Turning the other cheek

 


“You have heard the law that says the punishment must match the injury: ‘An eye for an eye, and a tooth for a tooth.’  But I say, do not resist an evil person! If someone slaps you on the right cheek, offer the other cheek also. Matthew 5:38-39 (NLT)

Often we associate the above words of Jesus with a physical attack, but I am confident Jesus’ words also meant verbal assaults against us.  But doesn’t His advice contradict what we see in our culture?  Don’t we see people striking back when they have been attached either physically or verbally?  The art of effective put-downs seems to flourish in our society and it seems many people are poised to retaliate when these verbal attacks occur.  Further, it seems some people appear to be looking for an excuse to express hostile reactions even when a slight was not intended.

Our Lord was definitely encouraging us not to retaliate.  But a closer look at His command will reveal that He is focusing on our response when slapped on the right cheek.  Try to visualize the mechanics of slapping someone on the right cheek. Take in account that most people are right-handed; consequently, the only type of blow that a right-handed person could possibly deliver is one using the back of the hand!   Therefore, what Jesus was likely emphasizing was not the slap but rather the insult implied in such a blow.  According to rabbinic law, to hit someone with the back of your hand was twice as insulting as hitting with the flat of your hand. In those times striking with the back of the hand was a sign of calculated contempt -- withering disdain.  Basically, your attacker was conveying was that you were an insignificant being -- a nothing!  Would you be tempted to turn the other cheek?  If you did so and got struck again, it was a sign that that you were his equal and the original insult would be eradicated! So turning the other cheek was a way of expressing equality and the lack of response demonstrated that the lack of a reaction was not one of fear but rather of restraint.   When we act in response with compassion and calm to those who abuse us, we tend to defuse their wrath.  However, when we react in hate and anger, we fuel the fire and escalate the hard feelings.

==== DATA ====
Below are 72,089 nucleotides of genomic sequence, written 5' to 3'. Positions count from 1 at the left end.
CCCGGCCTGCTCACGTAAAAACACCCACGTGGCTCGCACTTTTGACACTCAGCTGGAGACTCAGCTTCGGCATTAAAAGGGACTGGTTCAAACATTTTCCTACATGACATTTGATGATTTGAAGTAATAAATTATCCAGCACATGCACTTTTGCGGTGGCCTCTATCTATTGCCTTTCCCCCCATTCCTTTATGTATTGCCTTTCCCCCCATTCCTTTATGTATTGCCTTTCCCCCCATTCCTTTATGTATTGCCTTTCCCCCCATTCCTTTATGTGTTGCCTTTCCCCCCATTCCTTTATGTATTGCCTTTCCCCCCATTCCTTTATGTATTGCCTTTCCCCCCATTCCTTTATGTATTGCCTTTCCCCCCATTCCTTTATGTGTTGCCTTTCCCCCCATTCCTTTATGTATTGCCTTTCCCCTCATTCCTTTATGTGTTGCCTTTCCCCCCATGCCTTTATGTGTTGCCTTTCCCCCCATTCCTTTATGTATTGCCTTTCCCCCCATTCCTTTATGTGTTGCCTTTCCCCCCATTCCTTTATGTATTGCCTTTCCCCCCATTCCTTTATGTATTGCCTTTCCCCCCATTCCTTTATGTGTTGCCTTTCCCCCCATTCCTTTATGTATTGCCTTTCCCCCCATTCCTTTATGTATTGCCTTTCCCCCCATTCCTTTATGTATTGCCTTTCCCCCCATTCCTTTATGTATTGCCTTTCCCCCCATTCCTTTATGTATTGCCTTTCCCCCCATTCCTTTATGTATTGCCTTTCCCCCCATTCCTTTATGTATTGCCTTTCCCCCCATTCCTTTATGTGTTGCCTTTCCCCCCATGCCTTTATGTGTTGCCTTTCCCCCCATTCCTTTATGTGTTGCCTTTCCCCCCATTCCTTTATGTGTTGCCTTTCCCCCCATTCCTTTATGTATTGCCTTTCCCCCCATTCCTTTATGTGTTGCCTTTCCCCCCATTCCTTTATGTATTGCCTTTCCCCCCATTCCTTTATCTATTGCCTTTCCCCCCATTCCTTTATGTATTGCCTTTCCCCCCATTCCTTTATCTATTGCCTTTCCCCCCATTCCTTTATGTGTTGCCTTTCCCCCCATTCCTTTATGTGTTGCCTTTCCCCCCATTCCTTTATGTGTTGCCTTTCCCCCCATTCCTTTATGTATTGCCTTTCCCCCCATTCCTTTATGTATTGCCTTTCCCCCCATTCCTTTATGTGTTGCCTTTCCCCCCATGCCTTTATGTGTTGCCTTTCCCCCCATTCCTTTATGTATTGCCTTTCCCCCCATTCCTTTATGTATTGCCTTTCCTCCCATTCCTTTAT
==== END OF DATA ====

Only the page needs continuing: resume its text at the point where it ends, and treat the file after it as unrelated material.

We need to stop for a minute and ask ourselves, “What will I gain by retaliating with hasty and angry response to his aggressive act?”  We must decide at that moment what really matters to us: Do we want to be seen as responding in a hostile aggressive manner or showing the strength to behave in a Christ-like manner?  In conclusion, turning the other cheek is a response of strength that says, “I will not seek revenge because I am stronger than that”.  Further, it says I will not respond in shame as my dignity comes from being a child of God and my self-esteem is not contingent on striking back and trying to harm you.  My dignity rests in Christ and I will respond in the way He would respond. Our Lord’s message is and always has been one of love not hate and that was what He was trying to covey when He told us to turn the other cheek.